On his father’s side, his family left the Austro-Hungarian empire just before the end of the 19th century, with his great grandfather said to have been one of the first 10 Croats to arrive in the region, him and his brother joining the gold rush to the south of the Beagle channel, across the water from Ushuaia.
Exemplifying the ethnic diversity of the region, Boric’ mom is of Catalan descent.

As an aside, Boric is also the first Latin American head of state to have visible tattoos, including a map of the Magallanes Region.

There’s a substantial Croatian community in the south of both Chile and Argentina. One large driver was the early Croatian immigrant to Argentina, Nikola Mihanović, who by 1909 employed 5000 mostly Croatians from his native Dalmatia. However, he was based in Buenos Aires, far from the shores of Patagonia.

It was a second wave of Croatian immigrants to Argentina, an additional 15000 by 1939, who focused more on the south of the continent.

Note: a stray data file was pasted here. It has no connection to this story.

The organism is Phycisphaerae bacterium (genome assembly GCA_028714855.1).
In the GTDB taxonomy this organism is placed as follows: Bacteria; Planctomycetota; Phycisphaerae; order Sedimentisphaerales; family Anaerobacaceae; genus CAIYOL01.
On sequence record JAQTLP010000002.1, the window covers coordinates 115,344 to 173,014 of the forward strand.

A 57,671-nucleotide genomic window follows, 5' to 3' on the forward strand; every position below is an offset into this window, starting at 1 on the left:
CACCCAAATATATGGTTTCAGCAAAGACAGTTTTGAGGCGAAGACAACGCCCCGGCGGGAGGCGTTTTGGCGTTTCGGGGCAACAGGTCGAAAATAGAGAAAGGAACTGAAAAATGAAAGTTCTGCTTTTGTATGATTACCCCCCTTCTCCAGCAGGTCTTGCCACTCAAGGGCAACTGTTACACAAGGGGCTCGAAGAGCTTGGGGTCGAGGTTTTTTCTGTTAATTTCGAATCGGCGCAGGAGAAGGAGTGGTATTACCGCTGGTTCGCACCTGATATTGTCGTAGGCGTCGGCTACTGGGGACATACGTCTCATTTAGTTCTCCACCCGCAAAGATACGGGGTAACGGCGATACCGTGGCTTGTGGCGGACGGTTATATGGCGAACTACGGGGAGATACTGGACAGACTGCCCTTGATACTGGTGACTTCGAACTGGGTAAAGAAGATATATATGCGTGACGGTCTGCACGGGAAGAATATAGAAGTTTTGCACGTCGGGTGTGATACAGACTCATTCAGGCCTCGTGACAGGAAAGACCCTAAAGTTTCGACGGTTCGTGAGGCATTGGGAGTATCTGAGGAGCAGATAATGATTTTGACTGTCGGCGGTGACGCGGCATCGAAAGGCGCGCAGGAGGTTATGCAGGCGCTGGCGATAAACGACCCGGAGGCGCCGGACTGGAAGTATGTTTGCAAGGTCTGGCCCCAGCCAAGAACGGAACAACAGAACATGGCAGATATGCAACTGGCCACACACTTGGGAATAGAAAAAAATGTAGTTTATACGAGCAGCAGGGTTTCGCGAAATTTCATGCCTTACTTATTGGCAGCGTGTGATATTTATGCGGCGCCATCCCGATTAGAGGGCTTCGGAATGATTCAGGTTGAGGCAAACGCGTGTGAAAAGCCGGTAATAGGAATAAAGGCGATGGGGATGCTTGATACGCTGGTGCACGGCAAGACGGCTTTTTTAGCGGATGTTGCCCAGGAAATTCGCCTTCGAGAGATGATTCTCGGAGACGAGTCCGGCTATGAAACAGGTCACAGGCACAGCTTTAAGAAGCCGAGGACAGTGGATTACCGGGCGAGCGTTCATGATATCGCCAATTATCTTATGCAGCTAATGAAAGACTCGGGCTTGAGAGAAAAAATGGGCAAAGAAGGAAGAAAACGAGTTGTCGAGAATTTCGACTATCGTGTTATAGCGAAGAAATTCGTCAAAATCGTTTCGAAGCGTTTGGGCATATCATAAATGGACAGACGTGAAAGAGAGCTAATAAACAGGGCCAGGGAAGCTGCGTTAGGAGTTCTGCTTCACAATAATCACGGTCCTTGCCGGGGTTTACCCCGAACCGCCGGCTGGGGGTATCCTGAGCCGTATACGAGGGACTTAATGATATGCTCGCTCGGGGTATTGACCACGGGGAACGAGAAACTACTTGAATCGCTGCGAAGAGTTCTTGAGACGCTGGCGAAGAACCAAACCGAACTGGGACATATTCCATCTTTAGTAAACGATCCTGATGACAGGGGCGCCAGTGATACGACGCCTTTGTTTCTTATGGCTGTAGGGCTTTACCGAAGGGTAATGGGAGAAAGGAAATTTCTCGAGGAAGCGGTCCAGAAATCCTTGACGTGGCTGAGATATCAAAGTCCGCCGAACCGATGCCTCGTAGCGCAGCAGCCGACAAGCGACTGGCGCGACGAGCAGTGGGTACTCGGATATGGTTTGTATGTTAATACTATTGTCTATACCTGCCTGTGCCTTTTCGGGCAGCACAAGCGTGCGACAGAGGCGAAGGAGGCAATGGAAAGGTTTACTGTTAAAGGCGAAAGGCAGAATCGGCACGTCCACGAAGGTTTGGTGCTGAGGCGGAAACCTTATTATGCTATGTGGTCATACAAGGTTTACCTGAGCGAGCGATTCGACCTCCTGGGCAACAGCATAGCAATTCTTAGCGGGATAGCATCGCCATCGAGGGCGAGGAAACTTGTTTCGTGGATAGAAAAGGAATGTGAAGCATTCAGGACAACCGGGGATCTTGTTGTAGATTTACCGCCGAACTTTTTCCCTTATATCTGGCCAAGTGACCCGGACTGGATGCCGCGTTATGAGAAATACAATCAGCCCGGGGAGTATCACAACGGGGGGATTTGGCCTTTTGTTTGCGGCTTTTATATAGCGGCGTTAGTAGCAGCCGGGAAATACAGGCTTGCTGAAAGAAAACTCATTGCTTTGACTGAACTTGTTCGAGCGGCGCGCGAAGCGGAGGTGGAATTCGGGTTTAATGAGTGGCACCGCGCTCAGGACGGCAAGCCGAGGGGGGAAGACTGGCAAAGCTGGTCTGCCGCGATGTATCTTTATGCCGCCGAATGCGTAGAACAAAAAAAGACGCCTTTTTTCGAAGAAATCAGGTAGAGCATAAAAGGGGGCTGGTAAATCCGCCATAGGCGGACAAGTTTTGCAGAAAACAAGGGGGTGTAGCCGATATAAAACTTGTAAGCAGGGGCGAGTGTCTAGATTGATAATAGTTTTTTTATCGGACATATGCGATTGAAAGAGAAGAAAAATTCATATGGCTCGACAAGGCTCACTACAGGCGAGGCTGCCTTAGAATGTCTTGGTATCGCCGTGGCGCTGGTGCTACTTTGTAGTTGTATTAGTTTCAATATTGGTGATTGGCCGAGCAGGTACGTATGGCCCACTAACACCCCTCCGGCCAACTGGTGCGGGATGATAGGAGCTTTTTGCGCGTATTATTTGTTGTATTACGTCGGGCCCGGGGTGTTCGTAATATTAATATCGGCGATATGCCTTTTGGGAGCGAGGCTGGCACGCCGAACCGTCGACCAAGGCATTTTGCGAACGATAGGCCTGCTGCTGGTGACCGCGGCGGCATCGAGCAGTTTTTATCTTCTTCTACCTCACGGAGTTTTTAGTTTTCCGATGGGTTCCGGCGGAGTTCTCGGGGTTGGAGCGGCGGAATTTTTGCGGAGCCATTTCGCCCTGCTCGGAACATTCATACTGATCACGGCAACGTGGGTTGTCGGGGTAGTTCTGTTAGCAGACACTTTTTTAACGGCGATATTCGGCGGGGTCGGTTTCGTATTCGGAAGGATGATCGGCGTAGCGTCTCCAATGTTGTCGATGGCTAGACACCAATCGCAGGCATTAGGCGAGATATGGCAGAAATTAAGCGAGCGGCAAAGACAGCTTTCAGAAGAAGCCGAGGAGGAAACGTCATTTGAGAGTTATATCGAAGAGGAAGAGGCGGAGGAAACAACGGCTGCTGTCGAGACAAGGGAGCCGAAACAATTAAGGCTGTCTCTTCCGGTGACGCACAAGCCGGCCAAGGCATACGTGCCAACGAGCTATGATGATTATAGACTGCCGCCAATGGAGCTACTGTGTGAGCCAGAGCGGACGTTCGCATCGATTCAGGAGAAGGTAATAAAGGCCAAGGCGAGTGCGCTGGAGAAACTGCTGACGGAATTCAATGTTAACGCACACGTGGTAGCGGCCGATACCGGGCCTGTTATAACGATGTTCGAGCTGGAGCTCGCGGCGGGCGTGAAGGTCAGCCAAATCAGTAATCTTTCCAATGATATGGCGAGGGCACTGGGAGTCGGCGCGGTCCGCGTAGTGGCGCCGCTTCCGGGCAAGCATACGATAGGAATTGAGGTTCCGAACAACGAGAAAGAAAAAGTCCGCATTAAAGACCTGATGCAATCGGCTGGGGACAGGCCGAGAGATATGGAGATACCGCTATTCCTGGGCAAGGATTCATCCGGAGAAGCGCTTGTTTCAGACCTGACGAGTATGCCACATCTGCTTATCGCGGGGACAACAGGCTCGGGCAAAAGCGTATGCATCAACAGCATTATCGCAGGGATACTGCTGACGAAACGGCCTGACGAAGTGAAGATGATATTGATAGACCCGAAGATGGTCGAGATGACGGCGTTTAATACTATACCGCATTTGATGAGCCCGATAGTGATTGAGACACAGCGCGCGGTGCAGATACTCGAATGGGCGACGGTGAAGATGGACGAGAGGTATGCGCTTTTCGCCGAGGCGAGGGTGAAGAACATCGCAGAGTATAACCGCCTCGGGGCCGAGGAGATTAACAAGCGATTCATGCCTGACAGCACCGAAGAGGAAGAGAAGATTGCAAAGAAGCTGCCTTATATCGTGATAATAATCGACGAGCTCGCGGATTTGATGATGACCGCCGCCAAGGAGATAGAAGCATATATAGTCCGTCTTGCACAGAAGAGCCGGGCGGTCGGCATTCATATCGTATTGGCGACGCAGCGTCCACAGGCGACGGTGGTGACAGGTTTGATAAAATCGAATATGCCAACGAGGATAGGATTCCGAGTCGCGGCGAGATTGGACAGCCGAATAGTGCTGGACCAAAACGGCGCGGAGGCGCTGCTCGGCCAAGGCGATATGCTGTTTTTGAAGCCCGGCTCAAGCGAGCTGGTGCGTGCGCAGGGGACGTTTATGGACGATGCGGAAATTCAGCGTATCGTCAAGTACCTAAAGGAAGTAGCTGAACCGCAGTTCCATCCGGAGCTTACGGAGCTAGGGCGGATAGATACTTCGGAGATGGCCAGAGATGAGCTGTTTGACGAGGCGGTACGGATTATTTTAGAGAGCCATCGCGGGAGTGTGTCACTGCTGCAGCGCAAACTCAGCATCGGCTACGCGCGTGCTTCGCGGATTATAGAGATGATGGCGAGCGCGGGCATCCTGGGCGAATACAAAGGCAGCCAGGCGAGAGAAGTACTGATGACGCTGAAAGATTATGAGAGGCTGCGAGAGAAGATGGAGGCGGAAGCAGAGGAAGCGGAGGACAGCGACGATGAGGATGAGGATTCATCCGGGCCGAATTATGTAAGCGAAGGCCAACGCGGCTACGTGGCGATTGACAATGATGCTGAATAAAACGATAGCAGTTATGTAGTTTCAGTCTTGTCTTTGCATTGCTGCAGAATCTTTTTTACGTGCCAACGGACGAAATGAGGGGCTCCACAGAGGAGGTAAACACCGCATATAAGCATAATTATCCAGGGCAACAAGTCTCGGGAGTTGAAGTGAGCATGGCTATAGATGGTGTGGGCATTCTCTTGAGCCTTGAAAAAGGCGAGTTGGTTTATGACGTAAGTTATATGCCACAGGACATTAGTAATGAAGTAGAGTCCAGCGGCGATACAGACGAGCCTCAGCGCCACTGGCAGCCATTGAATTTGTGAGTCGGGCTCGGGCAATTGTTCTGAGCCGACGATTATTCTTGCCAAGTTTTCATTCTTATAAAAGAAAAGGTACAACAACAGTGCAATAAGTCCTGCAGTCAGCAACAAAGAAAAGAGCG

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Then, after the Second World War, some 20000 political, instead of economical, migrants arrived in Argentina, coming from what was now Yugoslavia, initially predominantly working on Perron’s public works projects.

Now, Chile has the largest community of ethnic Croatians outside Europe and the US, coming in at some 400000 Chileans, or about 2% of the population.
Compared, the much larger Brazil is estimated to only have some 40000 Croats.

Interestingly, as they first started migrating during the time when Austria-Hungary still existed, these immigrants were first registered as ‘Austrian’, then ‘Yugoslavian’, and now Croatian.